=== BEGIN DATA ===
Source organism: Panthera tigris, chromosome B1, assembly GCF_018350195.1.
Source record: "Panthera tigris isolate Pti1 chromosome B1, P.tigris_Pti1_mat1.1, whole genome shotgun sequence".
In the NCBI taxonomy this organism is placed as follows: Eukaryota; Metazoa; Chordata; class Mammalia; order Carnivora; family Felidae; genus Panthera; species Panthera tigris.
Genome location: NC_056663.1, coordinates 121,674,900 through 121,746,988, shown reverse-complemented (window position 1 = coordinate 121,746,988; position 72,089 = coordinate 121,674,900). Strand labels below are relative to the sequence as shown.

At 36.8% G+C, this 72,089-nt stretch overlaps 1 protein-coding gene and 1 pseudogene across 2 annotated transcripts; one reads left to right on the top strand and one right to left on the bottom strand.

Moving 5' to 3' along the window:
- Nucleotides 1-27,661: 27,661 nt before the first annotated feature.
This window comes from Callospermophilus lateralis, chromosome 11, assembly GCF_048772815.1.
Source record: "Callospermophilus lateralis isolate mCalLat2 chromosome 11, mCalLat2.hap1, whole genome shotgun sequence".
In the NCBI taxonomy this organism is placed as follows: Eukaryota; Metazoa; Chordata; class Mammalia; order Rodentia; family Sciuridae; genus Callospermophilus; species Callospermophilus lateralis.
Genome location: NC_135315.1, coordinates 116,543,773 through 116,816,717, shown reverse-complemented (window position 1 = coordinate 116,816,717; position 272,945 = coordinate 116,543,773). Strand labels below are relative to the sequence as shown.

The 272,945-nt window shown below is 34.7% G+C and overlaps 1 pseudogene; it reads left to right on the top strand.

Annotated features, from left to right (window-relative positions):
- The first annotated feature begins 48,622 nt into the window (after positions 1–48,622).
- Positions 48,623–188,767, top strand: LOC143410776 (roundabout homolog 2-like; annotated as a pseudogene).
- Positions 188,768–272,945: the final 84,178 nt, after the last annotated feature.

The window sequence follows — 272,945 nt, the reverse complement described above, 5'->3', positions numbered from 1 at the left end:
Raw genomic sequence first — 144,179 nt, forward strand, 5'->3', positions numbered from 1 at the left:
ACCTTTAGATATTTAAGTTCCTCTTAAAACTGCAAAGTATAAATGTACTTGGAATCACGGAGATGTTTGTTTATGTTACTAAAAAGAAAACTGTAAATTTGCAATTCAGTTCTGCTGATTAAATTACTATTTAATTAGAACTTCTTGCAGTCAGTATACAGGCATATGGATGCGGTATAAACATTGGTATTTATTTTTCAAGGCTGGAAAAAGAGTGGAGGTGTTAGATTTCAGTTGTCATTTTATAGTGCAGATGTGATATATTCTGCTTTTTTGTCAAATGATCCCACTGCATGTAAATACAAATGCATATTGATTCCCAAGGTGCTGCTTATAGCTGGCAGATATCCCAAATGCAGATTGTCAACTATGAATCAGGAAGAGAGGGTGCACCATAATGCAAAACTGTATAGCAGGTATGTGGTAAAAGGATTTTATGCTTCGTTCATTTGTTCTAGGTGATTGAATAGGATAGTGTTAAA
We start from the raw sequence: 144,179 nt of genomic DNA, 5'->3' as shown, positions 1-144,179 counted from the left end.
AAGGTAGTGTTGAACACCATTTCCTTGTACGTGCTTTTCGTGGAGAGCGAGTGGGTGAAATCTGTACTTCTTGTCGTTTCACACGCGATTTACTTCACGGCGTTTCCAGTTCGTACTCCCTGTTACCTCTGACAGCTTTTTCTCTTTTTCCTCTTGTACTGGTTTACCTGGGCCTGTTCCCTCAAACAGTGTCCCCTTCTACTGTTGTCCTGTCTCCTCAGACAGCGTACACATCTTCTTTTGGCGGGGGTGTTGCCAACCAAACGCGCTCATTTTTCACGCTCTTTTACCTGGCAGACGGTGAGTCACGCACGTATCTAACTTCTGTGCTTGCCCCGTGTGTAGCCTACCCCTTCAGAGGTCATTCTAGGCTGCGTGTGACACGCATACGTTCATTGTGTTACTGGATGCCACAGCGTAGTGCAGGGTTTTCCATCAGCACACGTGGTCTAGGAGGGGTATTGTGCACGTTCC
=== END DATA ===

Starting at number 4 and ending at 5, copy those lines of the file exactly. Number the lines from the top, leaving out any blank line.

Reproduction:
Genome location: NC_056663.1, coordinates 121,674,900 through 121,746,988, shown reverse-complemented (window position 1 = coordinate 121,746,988; position 72,089 = coordinate 121,674,900). Strand labels below are relative to the sequence as shown.

At 36.8% G+C, this 72,089-nt stretch overlaps 1 protein-coding gene and 1 pseudogene across 2 annotated transcripts; one reads left to right on the top strand and one right to left on the bottom strand.